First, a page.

Wednesday, September 26, 2012

Chemistry professor speaks at regional conference

Bill Mattson, a Randolph College chemistry professor, will present a speech about creative problem solving for a regional chemistry teachers’ conference this week, drawing on ideas he and his students have explored in chemistry classes and research at Randolph.

Bill Mattson talks with Emily Rist ’14 about a modified high-heeled
shoe she invented for one of his classes. Inventing solutions is one
form of creative problem solving he plans to speak about Friday.
The Middle Atlantic Association of Liberal Arts Chemistry Teachers (MAALACT) will begin its annual meeting on Friday, Sept. 28. Mattson will be the plenary speaker that night. His speech is titled “Creative Problem Solving in Chemical Research,” with its main focus being on the creativity he challenges his students to use when they approach problems.

Creative problem solving is featured prominently in Mattson’s courses at Randolph College. For example, his seminar course for first-year students challenges students to solve a problem that bothers them. They start with a “bug list” that names problems that irritate them. “From such a list they often get an idea for an invention—a requirement for the course,” Mattson said.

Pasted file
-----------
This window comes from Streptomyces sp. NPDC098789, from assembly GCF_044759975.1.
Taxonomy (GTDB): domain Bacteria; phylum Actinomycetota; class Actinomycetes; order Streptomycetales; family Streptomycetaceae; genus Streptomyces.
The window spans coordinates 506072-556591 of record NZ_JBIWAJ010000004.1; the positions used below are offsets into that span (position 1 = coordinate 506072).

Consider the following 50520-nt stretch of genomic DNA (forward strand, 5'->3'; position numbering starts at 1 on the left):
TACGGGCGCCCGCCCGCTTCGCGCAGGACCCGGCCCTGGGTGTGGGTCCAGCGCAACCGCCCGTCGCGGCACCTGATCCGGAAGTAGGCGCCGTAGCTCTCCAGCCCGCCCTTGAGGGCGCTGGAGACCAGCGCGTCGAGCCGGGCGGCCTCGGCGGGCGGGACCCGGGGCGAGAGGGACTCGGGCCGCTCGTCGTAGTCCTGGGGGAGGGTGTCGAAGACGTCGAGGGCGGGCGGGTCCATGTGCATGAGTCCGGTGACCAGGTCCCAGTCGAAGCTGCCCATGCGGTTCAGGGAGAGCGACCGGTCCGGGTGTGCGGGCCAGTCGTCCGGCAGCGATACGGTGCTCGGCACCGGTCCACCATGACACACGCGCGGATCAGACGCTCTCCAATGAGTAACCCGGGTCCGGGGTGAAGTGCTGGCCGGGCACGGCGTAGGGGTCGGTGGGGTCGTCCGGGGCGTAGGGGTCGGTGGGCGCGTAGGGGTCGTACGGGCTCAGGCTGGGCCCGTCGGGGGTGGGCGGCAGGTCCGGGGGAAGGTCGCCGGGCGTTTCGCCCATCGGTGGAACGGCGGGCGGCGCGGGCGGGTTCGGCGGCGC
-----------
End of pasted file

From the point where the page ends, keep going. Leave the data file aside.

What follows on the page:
In his chemistry courses, he challenges students to think about applications that chemistry has outside of the laboratory. “One of the ways one gets ideas is to observe a property that can be applied to something useful,” he said. Mattson’s speech will include an example of this creative process from a class where he placed a marshmallow in a vacuum. In the airless environment, the marshmallow expanded for some time, only to reverse and collapse. Mattson and his students then brainstormed applications for that observation.

They concluded that using a vacuum chamber could help produce polystyrene—a plastic used in products such as egg cartons and disposable cutlery—while using less of a polluting chemical, or to shell peanuts more quickly.

Although his audience this weekend is a group of chemistry teachers who would have interest in the specific chemical applications, Mattson said his speech will mostly emphasize the importance of creative problem solving. “It can certainly apply to people and groups who aren’t chemists,” he said.